The quality and shape of human decision-making is taking a profound leap forward thanks to new partners: artificial intelligence and machine learning. He wrote The Master Algorithm, which I swallowed whole and have been digesting every since.
I was fortunate enough to have a long and fascinating conversation with him over dinner one night which I hoped would never end — but that ended up leading to this interview, in which we explore new sources of knowledge, why white collar jobs are easier to replace than blue collar jobs, centaur chess players, and so much more. Read More
10. Keras vs TensorFlow – Anais Dotis –
The following analogies help to illustrate Keras’ function and purpose.
Analogy One: Keras is to TensorFlow as seaborn is to matplotlib
Seaborn is a high-level interface based off of matplotlib. If I wanted to make a scatterplot with a linear regression fit with x and y labels using seaborn, I would only need 3 lines of code:
However, if I wanted to create the same plot in matplotlib I would have do something like:
Seaborn is the simpler and efficient way to produce a standard scatterplot graph with all of the expected features. Read More
11. Groundbreaking Treatment Cures Woman’s Advanced Breast Cancer in World First
Doctors and cancer patients around the world are taking note of an incredible piece of news. A new therapy has reportedly cured a woman diagnosed with advanced breast cancer which had spread throughout her body. The team of doctors used patient Judy Perkins’s own immune cells to combat the disease. Read More
12. Artificial intelligence trained to analyze causation
What caused it. However, some of the ways in which humans try to understand events, such as resorting to superstition, cannot explain what is actually going on.
To really know what caused an event, we need to look at causality—how information flows from one event to another. Read More
13. Researchers use artificial intelligence to identify, count, describe wild animals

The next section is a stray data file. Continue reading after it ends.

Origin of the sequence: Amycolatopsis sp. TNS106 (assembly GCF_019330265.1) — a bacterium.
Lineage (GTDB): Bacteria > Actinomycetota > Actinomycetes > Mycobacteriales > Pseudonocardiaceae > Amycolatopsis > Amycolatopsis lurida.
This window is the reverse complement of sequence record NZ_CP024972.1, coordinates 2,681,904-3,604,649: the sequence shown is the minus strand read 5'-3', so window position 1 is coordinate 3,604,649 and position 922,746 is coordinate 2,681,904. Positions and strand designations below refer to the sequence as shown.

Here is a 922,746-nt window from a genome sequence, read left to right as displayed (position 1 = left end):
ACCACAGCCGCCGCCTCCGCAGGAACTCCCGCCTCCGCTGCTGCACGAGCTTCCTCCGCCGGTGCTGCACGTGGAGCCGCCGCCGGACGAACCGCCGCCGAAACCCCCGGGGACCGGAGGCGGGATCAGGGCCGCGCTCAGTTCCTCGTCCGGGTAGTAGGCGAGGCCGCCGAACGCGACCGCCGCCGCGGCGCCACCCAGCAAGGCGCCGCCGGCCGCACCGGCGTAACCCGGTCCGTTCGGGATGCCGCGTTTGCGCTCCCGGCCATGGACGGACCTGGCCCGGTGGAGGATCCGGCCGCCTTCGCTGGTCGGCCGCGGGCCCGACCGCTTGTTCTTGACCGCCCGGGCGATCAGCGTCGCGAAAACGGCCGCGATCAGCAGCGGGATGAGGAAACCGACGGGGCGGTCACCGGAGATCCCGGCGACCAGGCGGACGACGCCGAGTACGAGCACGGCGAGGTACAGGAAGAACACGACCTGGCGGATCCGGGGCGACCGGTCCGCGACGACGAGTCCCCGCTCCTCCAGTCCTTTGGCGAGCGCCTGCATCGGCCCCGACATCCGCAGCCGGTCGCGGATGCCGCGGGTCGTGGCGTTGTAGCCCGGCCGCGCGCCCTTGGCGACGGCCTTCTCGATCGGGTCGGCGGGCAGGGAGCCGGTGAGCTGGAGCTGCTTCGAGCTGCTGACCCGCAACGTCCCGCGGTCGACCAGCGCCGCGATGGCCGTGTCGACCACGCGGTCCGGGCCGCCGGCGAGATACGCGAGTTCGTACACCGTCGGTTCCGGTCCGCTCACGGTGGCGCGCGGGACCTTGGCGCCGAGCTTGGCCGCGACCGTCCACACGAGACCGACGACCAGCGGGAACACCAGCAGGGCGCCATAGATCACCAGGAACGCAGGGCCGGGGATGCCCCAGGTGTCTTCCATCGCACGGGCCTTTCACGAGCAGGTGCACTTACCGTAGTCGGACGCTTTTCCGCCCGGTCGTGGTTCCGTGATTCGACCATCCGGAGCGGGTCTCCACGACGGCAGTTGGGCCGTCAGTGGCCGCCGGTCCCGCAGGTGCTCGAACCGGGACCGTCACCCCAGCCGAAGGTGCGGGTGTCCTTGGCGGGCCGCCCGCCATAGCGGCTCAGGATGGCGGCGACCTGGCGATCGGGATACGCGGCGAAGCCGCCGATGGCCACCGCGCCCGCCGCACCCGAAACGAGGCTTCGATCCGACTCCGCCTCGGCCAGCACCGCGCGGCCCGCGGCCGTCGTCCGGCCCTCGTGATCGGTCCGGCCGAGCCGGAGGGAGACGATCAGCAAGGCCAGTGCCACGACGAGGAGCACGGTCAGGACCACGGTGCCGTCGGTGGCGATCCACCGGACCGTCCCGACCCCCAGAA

14. [1806.01353] Natural Language Generation for Electronic Health Records
15. [1806.01486] Forecasting Crime with Deep Learning
16. [1806.01610] Generative Reversible Networks
17. [1806.01738] Disease Prediction using Graph Convolutional Networks: Application to Autism Spectrum Disorder and Alzheimer’s Disease
18. [1806.01709] Human-like generalization in a machine through predicate learning
19. US government to use facial recognition technology at Mexico border crossing
The US government is deploying a new facial recognition system at the southern border that would record images of people inside vehicles entering and leaving the country.
The project, which US Customs and Border Protection (CBP) confirmed to the Guardian on Tuesday, sparked immediate criticisms from civil liberties advocates who said there were a host of privacy and constitutional concerns with an overly broad surveillance system relying on questionable technology.
The US has been aggressively expanding its monitoring and targeting of people at the southern border and surrounding regions, and there have been increasing concerns about border agents and the Transportation Security Administration (TSA) searching electronic devices. Read More
20. The White House promises to release government data to fuel the AI boom
Donald Trump’s chief technology advisor, Michael Kratsios, said today that the US government would release any data that might help fuel AI research in the United States, although he didn’t specify immediately what kind of data would be released or who would be eligible to receive the information. “We’d love to hear from any academic that has any insights.
Kratsios argued that the White House is quietly pushing an aggressive policy, pointing to examples of research projects that have received federal funding. Read More
21. How Will Microsoft Handle GitHub’s Controversial Code?
After a weekend of rumors, Microsoft officially announced Monday that it will acquire the code repository site GitHub for $7. It’s in many ways a natural fit Microsoft, which has in recent years warmed up to open source. The tech giant will face similar content moderations challenge that peers like Facebook and Google have, but with code instead of speech. Read More
22. You can’t make this stuff up: Amazon warehouse robots slipped on popcorn butter
If you’re like me, you’ve fantasized about watching a robot, so perfectly engineered for its particular task, just freakin’ eat it. Well, you’re in luck: apparently, some popcorn butter fell off a shelf onto the floor of an Amazon fulfillment center. That confused the hell out of a bunch of warehouse robots. Read More